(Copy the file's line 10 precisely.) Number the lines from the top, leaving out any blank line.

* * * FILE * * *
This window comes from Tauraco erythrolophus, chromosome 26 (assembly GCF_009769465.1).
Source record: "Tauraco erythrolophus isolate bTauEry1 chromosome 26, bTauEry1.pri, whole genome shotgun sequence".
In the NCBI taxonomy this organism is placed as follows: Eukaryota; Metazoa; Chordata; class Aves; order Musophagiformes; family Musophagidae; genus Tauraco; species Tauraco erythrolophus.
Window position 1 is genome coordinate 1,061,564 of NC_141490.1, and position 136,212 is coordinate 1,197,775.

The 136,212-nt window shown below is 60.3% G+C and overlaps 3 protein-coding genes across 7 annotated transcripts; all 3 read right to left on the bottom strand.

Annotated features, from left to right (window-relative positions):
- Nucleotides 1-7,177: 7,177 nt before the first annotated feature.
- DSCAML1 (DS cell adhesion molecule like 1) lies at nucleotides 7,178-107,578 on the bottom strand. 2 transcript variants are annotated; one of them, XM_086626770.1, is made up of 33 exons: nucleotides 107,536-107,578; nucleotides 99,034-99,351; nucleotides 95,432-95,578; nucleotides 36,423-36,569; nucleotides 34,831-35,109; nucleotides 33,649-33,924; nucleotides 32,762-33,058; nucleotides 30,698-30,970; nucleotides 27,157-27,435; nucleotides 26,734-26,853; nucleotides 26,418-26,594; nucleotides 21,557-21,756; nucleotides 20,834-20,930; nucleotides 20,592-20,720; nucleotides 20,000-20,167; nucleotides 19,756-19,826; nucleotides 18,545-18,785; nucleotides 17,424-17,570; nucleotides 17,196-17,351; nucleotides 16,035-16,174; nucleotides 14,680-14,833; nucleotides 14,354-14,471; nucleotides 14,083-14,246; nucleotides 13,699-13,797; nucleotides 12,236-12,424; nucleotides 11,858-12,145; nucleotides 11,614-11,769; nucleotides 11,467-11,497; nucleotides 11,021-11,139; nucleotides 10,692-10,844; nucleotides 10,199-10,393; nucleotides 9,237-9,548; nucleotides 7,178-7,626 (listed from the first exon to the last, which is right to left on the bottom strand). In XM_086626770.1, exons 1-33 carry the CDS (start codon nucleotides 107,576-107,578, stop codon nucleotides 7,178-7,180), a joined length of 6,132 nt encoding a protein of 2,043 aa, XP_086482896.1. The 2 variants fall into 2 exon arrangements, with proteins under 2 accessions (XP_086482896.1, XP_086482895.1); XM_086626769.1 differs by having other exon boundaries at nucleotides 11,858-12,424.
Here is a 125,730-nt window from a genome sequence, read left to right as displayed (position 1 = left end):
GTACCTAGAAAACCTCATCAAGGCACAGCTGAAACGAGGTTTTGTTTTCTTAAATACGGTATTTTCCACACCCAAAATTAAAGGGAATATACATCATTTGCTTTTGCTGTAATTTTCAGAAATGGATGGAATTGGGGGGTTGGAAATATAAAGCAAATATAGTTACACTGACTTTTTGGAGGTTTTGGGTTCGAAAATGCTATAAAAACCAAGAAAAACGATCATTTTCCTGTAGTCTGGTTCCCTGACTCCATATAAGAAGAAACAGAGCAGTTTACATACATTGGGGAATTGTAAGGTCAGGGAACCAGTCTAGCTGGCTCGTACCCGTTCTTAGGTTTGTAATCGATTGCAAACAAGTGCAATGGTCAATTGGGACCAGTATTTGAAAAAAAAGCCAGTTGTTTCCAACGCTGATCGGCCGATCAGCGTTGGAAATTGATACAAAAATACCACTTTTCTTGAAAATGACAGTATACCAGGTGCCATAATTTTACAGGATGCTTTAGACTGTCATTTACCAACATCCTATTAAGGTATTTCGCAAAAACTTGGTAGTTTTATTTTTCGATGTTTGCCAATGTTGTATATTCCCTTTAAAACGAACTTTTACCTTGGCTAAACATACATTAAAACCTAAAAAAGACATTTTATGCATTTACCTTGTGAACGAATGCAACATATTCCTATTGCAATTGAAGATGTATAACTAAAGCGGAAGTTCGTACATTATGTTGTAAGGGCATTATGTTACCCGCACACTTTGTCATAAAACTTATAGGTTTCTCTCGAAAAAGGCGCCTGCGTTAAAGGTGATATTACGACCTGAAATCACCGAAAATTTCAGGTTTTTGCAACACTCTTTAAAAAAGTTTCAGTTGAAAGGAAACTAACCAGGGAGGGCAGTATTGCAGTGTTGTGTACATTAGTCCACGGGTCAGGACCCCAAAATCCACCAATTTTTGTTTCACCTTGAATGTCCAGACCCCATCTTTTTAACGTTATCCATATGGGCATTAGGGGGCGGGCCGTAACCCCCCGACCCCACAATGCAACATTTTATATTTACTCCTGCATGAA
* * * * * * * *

GTACCTAGAAAACCTCATCAAGGCACAGCTGAAACGAGGTTTTGTTTTCTTAAATACGGTATTTTCCACACCCAAAATTAAAGGGAATATACATCATTTGCTTTTGCTGTAATTTTCAGAAATGGATGGAATTGGGGGGTTGGAAATATAAAGCAAATATAGTTACACTGACTTTTTGGAGGTTTTGGGTTCGAAAATGCTATAAAAACCAAGAAAAACGATCATTTTCCTGTAGTCTGGTTCCCTGACTCCATATAAGAAGAAACAGAGCAGTTTACATACATTGGGGAATTGTAAGGTCAGGGAACCAGTCTAGCTGGCTCGTACCCGTTCTTAGGTTTGTAATCGATTGCAAACAAGTGCAATGGTCAATTGGGACCAGTATTTGAAAAAAAAGCCAGTTGTTTCCAACGCTGATCGGCCGATCAGCGTTGGAAATTGATACAAAAATACCACTTTTCTTGAAAATGACAGTATACCAGGTGCCATAATTTTACAGGATGCTTTAGACTGTCATTTACCAACATCCTATTAAGGTATTTCGCAAAAACTTGGTAGTTTTATTTTTCGATGTTTGCCAATGTTGTATATTCCCTTTAAAACGAACTTTTACCTTGGCTAAACATACATTAAAACCTAAAAAAGACATTTTATGCATTTACCTTGTGAACGAATGCAACATATTCCTATTGCAATTGAAGATGTATAACTAAAGCGGAAGTTCGTACATTATGTTGTAAGGGCATTATGTTACCCGCACACTTTGTCATAAAACTTATAGGTTTCTCTCGAAAAAGGCGCCTGCGTTAAAGGTGATATTACGACCTGAAATCACCGAAAATTTCAGGTTTTTGCAACACTCTTTAAAAAAGTTTCAGTTGAAAGGAAACTAACCAGGGAGGGCAGTATTGCAGTGTTGTGTACATTAGTCCACGGGTCAGGACCCCAAAATCCACCAATTTTTGTTTCACCTTGAATGTCCAGACCCCATCTTTTTAACGTTATCCATATGGGCATTAGGGGGCGGGCCGTAACCCCCCGACCCCACAATGCAACATTTTATATTTACTCCTGCATGAA